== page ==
Ideas, ideas. “I’m always looking for ideas,” says Johnston. “Got any good ones?” Her own family is used to having private moments announced to the world, and most of her material originates at home with husband Rod (“He’s a walking Pollyanna: he almost never objects to what I do to him in the strip”), son Aaron, 7, by her first marriage (“It wasn’t great”), and daughter Katie, nearly 3. “Aaron used to ask what he was doing in the papers, but now he seems to identify less with Michael. And Katie is too young to understand that she is the model for Elizabeth. Besides, I don’t think my style is threatening anyway.”

What is threatening are the public appearances that have come to dominate her career. “I’m not surprised,” says Rod. “Lynn doesn’t do too well in public. I think she really needs me around as a buffer.” But the demands on Lynn Lake’s only full-time dentist (who also serves four remote villages on a regular schedule) are heavy, and this time the buffer stayed home. When they travel together, which is often, they do so in the Cessna 185 they bought in July.

Johnston credits her earliest inspiration to The Vancouver Sun’s longtime editorial page cartoonist, Len Norris. But at' the Vancouver School of Art (now the Emily Carr College of Art), her former drawing teacher Ian Macintosh remembers that “her talent as an illustrator was always apparent. She was always serious about her art, always likable, always responded to a challenge—a bright-eyed, versatile, funny person.”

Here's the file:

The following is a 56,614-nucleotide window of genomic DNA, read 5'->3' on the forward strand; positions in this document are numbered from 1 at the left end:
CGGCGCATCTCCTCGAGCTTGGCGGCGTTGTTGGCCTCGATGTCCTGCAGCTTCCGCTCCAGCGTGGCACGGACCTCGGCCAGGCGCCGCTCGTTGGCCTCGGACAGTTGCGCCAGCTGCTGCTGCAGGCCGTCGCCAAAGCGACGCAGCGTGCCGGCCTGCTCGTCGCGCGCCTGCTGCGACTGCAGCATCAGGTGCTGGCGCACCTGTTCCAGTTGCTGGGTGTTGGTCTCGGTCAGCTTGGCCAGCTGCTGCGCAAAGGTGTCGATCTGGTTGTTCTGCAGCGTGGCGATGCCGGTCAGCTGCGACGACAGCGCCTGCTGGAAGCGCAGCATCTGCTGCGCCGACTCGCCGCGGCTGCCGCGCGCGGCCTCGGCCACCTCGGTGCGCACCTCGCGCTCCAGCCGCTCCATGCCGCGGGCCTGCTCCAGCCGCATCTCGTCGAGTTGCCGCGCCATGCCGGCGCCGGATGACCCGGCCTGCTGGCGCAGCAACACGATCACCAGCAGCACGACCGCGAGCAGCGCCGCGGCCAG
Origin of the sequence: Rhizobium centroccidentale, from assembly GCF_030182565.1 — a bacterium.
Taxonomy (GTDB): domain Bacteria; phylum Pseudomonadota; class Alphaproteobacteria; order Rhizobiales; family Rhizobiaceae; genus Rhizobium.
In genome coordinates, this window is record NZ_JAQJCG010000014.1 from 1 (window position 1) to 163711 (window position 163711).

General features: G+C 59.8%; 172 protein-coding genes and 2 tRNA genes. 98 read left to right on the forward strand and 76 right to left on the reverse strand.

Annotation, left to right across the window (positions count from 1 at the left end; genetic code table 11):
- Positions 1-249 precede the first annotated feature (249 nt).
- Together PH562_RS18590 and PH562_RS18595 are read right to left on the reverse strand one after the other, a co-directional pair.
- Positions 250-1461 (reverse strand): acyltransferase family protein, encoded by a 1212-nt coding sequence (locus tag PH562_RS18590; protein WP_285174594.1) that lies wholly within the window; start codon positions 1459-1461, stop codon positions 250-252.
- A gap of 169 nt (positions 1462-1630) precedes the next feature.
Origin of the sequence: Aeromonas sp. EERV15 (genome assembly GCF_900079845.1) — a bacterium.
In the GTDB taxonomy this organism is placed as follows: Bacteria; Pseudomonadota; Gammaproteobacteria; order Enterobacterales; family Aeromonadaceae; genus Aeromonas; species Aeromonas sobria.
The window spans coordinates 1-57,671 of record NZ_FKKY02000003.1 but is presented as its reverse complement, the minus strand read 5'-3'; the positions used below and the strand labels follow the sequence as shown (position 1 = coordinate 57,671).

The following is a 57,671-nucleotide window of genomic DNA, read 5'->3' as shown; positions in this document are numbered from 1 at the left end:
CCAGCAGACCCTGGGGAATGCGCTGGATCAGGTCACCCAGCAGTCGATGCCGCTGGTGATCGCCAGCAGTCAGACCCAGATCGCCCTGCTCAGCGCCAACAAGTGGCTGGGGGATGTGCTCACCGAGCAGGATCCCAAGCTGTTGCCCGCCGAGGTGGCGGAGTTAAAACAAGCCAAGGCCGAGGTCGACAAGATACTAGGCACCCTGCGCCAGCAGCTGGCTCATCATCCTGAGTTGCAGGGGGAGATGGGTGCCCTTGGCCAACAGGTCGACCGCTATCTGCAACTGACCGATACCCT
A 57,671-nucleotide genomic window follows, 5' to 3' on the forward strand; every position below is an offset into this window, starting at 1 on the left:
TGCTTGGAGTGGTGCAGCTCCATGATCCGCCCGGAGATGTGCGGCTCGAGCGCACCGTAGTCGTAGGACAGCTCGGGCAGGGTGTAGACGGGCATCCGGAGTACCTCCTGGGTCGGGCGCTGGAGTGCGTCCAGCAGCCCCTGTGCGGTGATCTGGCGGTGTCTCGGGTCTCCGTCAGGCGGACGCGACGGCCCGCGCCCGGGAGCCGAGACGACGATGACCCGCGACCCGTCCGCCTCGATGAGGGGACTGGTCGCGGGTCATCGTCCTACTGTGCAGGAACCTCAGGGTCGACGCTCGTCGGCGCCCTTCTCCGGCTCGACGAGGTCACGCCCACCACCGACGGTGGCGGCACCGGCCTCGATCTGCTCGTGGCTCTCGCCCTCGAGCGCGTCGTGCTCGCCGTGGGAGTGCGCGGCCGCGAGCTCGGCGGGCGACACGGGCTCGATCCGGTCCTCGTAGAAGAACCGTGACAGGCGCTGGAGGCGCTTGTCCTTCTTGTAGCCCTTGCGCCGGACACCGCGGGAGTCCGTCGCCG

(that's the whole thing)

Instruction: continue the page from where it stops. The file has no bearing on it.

One of Johnston’s lingering difficulties is with her mother, Ursula Ridgway, who now lives in Hope, B.C. “We’re very proud of her now,” says Lynn’s mother, “but I do miss her letters. She used to write 20 or 30 pages about what she was doing. Now she phones a lot, but it’s just not the same. I know she’s very good, and we do enjoy the strips, but, really, ordinary was good enough for me.” Sighs Johnston: “My parents think I’ve changed. They seem to believe that I must have because of the money and everything. Really, I’m pretty much as I’ve always been: they’ve just changed their view of me. I worry about it, I really do.”

The toughest problem, though, is the question of new material. Unlike Dennis the Menace, who remains forever 6, Elizabeth and Michael will grow up in the strip as Aaron and Katie do so in real life, thereby providing a steady flow of changing situations. “A strip like Lynn’s can develop and change over time,” says Jim Unger. “It may seem limiting, but look at Doonesbury. At the beginning Michael J. Doonesbury was the central figure, but now he rarely appears. Lynn could branch out if she wanted to, or she can keep it tight. Whatever she does, I think she’s getting better and better as a cartoonist.”

Welcome reassurance to a young woman who is still not quite able to believe her good fortune, who hasn’t entirely worked out the relationship between success and pleasing her parents and who worries about having enough ideas for the next nine years. But, as Salem points out, a 10-year contract looks longer than it really is. It takes several years to develop an audience, and in the end the creator has the upper hand: “A cartoonist can just stop drawing and there’s not much anyone can do about it,” she says. “But Lynn is handling it all very well. She’ll be all right.” Elly would be proud.